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|Title:||Inflammation and neovascularization in diabetic atherosclerosis|
|Authors:||Purushothaman, K R|
Moreno, P R
|Abstract:||Diabetes mellitus, the major cardiovascular risk factor, accentuates the inflammation and neovascularization processes leading to enhanced progression of atherosclerotic complications. Inflammation in diabetes mellitus is the key initiator of atherosclerotic process, which results in acute coronary events. Atherosclerosis evolves from the endothelial cell dysfunction and succeeding entry of hemodynamically derived leukocytes by migration, activation and production of lipid gruel leading to atheromatous plaque progression and subsequent regression. Diabetic plaque progression is associated with increased neovascularization, which is a nature’s compliment in the sustenance of plaque growth by its nutrient supply. Neovessels may act as conduit for lipid debridment and alternative channel for inflammatory process. In addition, neovascularization induces intra-plaque hemorrhage due to the fragility of the neovessels and associated inflammation, resulting in plaque instability. The intra-plaque hemorrhage is a detrimental base, which begets the progress of atheroma by inducing oxidative stress and endothelial dysfunction. Intra-plaque hemorrhage is increased in diabetes with an associated increase in hemoglobin-haptoglobin complex (Hb-Hp2-2), which further induces oxidative stress and endothelial cell dysfunction. We conclude that inflammation and neovascularization of the plaque may act as major mechanism augmenting plaque instability in diabetes mellitus.|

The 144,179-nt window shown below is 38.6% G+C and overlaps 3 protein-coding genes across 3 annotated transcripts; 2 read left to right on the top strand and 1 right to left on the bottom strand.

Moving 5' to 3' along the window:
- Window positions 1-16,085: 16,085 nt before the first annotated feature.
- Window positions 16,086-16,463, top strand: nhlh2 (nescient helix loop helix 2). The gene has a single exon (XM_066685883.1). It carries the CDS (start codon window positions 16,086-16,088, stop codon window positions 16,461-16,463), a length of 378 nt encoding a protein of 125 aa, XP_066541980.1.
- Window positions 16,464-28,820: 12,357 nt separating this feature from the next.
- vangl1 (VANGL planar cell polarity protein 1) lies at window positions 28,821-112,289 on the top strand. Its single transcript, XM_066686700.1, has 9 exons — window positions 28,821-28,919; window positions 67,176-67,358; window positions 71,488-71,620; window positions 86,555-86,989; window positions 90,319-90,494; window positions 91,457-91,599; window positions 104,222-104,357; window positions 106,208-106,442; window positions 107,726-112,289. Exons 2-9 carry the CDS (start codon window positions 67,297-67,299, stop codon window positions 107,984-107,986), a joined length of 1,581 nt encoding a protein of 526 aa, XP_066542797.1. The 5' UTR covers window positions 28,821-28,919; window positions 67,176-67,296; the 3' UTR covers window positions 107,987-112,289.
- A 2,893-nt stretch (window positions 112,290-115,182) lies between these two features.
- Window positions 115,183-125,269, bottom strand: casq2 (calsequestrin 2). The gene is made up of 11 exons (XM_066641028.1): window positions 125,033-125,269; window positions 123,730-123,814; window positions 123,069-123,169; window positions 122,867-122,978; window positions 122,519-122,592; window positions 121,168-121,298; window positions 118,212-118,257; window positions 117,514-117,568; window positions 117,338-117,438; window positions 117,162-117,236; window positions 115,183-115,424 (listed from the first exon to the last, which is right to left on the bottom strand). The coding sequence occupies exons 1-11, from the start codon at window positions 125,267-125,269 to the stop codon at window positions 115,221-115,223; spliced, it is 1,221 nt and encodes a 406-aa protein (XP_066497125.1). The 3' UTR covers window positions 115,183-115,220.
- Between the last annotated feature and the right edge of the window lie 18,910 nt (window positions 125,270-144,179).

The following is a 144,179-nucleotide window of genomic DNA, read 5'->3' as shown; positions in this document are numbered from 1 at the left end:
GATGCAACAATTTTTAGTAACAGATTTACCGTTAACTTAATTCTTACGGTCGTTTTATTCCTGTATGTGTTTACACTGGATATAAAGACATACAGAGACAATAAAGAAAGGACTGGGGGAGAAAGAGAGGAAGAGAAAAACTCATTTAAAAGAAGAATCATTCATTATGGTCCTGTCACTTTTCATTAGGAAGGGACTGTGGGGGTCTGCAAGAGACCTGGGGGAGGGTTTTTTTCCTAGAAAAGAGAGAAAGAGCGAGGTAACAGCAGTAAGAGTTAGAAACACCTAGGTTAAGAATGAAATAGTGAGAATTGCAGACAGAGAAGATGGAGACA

|ISSN:||0975-1009 (Online); 0019-5189 (Print)|
|Appears in Collections:||IJEB Vol.45(01) [January 2007]|
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